Preston remembers his “coming out” experience like it was yesterday. It has been over seven years since he logged onto Facebook and publicly announced his sexual orientation. “I can no longer stay silent, friends,” he wrote.
“I am gay and have been for a lifetime. I recognize that this may be a shock to some of you, but I would be remiss to only share half of me.” Coming out was both liberating and constricting for him. It was beautiful, although the consequences were occasionally ugly. He is glad he came out. But what about those people who aren’t? Upon publicly announcing his sexual orientation, he quickly realized that the last thing a closeted LGBT individual needed, faced with a hostile social environment, is to feel like those individuals most accepting of their identity won’t support them unless that identity is publicly proclaimed. He explained this in one of his first viral pieces, “On National Coming Day, Don’t Disparage the Closet.”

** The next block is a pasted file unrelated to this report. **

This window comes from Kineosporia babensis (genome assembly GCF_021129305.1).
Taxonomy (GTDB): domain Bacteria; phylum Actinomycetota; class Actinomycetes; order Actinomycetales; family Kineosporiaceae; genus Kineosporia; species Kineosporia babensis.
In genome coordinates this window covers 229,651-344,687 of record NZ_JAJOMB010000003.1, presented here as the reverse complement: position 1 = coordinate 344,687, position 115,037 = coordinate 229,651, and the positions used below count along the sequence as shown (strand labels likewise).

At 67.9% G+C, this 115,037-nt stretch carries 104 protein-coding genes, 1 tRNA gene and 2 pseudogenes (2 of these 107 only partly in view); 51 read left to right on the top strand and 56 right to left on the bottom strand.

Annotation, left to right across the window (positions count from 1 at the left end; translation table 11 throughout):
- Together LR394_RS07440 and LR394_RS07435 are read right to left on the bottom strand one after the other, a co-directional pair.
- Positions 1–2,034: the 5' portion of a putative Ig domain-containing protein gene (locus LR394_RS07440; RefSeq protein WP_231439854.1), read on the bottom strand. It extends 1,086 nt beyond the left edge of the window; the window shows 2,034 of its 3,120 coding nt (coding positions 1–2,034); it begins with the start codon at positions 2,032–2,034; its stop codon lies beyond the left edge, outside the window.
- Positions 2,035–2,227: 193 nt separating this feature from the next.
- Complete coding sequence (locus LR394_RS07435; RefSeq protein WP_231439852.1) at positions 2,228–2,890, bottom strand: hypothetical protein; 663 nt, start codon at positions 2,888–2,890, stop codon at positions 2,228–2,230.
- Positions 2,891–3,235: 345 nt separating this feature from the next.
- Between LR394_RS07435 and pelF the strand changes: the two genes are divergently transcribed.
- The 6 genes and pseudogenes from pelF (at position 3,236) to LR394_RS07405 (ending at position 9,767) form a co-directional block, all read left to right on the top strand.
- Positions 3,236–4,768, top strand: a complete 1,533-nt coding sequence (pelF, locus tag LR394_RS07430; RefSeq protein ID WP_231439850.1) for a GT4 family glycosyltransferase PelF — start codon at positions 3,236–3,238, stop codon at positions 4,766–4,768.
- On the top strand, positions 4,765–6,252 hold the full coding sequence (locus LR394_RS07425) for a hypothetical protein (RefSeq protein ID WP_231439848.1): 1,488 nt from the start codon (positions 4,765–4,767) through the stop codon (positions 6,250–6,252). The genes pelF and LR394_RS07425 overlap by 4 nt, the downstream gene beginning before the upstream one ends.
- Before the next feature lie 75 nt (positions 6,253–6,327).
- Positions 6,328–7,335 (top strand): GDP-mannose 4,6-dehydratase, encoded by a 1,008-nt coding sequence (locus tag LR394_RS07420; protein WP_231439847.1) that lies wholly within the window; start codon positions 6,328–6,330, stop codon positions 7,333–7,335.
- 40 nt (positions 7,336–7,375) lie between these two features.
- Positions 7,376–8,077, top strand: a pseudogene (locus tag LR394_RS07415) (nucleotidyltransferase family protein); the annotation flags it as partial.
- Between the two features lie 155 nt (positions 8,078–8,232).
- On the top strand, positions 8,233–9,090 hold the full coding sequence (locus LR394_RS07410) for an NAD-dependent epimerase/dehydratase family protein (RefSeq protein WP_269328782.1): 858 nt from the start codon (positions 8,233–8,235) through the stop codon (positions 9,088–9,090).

Preston is the Director of Advocacy and Government Affairs at The Trevor Project. Before joining Trevor, he was the Director of Policy at URGE: Unite for Reproductive & Gender Equity, where he shaped local, state, and national strategies and reproductive justice policies that centered the voices and leadership of young people.